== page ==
Vulvo- Perineal Endometriosis: From diagnosis to treatmentBy: Bahar Yuksel - Jun 30, 2021
Is it really rare or just we cannot diagnose it? Vulvo-perineal endometriosis
- Physicians should keep "Vulvo-Perineal Endometriosis" in mind, in case of perineal cyclical pain either in the absence or presence of previous perineal damage.
- It is necessary to raise the physicians’ awareness about Vulvo-Perineal Endometriosis which is a very rare entity, with almost 300 confirmed cases in the last century.
What's done here:
- Electronic databases and search engines were reviewed by a single author.
- Searched keywords in electronic databases and search engines were “Endometriosis” and “Perineum” or “Vulva” to find all possible articles.
- No language restriction was applied, the number of queries and record numbers for each database or search engine were recorded.
- Exclusion criteria were written as review articles, studies investigating lesions other than Vulva and perineum (abdominal wall, inguinal area, etc.), and malignant transformation of endometriosis.
- Additionally, two reviewers (CM, ZCA) independently scanned the titles and abstracts and reviewed the results of the search output to identify potentially relevant studies.
- Among 457 potentially eligible studies analyzed, 90 articles including 83 case reports and seven retrospective studies (from 14 to 36 patients), were enrolled.
- Totally, 283 patients with a mean age of 32.7 years were counted in, and 95.3% of patients had a history of previous episiotomy, obstetrical lacerations, perineal trauma, or vaginal injury.
- The period between perineal trauma and development of symptoms was at average 2.5 years, the main symptom was vulvar and/or perineal cyclical pain increasing during menstruations.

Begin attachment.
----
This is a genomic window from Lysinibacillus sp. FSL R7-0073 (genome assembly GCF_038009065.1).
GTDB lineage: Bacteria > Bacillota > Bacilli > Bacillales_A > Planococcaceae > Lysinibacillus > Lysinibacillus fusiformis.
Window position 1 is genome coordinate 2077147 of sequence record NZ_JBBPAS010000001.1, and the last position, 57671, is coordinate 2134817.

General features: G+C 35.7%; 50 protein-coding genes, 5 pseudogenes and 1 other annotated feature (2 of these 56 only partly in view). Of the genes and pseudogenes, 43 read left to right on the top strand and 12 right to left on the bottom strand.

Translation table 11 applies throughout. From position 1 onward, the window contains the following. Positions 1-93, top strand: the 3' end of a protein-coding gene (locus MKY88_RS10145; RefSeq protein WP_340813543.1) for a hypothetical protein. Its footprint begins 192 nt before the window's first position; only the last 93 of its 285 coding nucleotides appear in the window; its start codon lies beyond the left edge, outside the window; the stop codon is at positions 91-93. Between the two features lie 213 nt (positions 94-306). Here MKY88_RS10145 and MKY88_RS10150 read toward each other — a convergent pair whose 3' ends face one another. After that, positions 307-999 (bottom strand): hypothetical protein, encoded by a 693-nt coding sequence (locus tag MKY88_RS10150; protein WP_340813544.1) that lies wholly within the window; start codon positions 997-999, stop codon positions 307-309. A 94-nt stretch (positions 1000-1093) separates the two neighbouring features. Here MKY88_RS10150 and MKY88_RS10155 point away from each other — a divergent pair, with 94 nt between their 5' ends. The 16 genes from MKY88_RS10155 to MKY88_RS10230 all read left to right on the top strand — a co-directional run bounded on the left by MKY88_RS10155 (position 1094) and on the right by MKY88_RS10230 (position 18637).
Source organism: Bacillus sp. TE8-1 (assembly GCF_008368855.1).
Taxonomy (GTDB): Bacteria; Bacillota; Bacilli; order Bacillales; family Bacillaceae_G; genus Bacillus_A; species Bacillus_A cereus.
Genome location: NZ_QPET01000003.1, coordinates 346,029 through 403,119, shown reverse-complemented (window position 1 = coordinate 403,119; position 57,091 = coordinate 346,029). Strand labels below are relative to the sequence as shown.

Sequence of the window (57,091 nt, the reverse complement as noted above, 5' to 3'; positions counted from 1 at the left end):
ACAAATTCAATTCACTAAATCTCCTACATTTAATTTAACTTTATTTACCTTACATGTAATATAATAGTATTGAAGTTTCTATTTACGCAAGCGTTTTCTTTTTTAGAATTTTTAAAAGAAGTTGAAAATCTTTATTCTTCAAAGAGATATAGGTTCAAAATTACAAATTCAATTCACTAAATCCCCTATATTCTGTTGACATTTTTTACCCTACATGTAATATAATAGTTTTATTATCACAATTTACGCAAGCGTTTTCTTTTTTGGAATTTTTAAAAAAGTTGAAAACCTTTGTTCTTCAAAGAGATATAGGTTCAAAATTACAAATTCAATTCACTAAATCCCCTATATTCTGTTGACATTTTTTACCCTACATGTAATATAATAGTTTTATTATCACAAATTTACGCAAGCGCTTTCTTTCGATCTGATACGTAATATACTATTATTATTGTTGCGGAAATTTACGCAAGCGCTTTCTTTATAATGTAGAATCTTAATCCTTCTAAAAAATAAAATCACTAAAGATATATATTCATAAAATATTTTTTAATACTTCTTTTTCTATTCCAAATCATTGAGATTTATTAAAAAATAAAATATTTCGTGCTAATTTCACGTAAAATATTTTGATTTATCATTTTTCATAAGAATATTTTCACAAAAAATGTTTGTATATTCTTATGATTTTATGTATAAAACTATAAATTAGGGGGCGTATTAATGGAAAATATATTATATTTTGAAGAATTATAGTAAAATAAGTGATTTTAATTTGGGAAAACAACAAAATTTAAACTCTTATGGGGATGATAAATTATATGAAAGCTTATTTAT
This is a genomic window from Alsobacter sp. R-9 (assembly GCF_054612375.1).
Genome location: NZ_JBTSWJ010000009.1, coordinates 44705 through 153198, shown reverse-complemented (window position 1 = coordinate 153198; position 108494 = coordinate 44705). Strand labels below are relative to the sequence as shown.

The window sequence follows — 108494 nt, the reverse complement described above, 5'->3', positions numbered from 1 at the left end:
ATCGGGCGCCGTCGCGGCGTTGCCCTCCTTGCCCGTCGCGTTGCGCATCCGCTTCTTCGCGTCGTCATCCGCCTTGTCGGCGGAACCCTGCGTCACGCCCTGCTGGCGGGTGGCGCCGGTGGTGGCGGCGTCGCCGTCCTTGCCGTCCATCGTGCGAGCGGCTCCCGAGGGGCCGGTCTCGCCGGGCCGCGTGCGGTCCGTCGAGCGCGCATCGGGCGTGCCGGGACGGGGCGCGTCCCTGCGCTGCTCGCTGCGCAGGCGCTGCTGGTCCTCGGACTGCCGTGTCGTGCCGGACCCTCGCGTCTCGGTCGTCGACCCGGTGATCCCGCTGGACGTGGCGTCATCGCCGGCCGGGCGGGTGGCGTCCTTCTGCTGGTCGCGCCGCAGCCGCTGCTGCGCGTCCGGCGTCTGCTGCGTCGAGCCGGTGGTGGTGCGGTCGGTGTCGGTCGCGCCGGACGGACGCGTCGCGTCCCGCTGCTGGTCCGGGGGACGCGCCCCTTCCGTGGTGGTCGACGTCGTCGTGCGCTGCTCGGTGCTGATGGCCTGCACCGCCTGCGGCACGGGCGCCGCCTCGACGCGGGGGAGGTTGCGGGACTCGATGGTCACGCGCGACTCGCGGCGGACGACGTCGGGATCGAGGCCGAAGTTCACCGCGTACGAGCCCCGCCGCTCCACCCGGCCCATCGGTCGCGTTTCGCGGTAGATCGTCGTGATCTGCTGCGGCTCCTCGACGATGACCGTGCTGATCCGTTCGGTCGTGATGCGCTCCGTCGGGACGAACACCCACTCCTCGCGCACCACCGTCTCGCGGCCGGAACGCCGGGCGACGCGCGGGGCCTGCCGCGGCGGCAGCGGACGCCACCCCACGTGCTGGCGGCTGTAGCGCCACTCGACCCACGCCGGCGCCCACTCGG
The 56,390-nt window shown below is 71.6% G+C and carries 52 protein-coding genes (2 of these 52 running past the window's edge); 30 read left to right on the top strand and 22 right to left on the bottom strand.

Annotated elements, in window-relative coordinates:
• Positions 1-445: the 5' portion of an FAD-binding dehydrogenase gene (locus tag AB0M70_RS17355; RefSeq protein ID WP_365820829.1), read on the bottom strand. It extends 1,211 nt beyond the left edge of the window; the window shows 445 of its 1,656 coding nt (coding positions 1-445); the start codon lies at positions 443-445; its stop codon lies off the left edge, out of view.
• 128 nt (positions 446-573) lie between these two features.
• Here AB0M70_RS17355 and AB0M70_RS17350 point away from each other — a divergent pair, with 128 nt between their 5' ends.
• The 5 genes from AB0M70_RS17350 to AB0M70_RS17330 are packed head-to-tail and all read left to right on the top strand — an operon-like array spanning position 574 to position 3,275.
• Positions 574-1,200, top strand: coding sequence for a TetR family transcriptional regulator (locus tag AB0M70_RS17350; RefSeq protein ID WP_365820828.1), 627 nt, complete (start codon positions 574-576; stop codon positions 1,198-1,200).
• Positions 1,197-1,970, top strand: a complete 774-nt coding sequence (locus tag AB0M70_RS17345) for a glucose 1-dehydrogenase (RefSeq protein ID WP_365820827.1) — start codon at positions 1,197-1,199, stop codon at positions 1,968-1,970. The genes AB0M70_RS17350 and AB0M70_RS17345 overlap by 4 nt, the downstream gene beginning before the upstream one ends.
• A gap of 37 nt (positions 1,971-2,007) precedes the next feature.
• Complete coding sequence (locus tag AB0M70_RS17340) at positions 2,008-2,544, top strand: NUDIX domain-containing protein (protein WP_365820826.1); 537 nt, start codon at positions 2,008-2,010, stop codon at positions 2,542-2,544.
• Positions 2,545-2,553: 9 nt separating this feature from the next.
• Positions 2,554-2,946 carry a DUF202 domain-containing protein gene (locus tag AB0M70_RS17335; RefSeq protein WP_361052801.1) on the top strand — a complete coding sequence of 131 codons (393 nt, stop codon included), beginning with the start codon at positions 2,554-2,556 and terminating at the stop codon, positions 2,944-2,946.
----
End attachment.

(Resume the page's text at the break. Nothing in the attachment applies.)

- In physical examination, vulvo-perineal nodule, mass, or swelling, including one with vulvar ulceration was defined in 97.5% of patients.
- Except for one patient, 282 of 283 patients underwent surgical excision of the perineal mass and 88 patients received hormonal therapy, either pre-or post-operatively for 3–6 months.
- Retrospective nature is the limitation of the study.
- The present review included only seven articles and evaluated mainly case reports which make it difficult to generalize the outcomes of the study.
Vulvo- Perineal endometriosis is a very rare condition that should be kept in mind to be diagnosed and treated. Due to its very rare occurrence, most of the information in the literature on vulvo-perineal endometriosis is based on case reports and studies with a small number of patients.
Miallard and colleagues reviewed 90 articles including 83 case reports and seven retrospective studies, reporting a total of 283 patients.
Authors concluded that 95.3% of patients with vulvo-perineal endometriosis had a history of previous episiotomy, obstetrical lacerations, perineal trauma or vaginal injury, and duration between perineal trauma and development of symptoms was around 2.5 years.
Vulvo-perineal nodule, mass, or swelling, including one with vulvar ulceration, was defined in 97.5% of patients, and almost all patients (282 of 283 patients) underwent surgical treatment.
In addition, 88 patients received hormonal therapy pre or post-operatively.
The authors suggested a prospective database should be generated to overcome the variabilities on treatment and diagnosis and also to raise awareness on health care providers.
Research Source: https://pubmed.ncbi.nlm.nih.gov/34046423/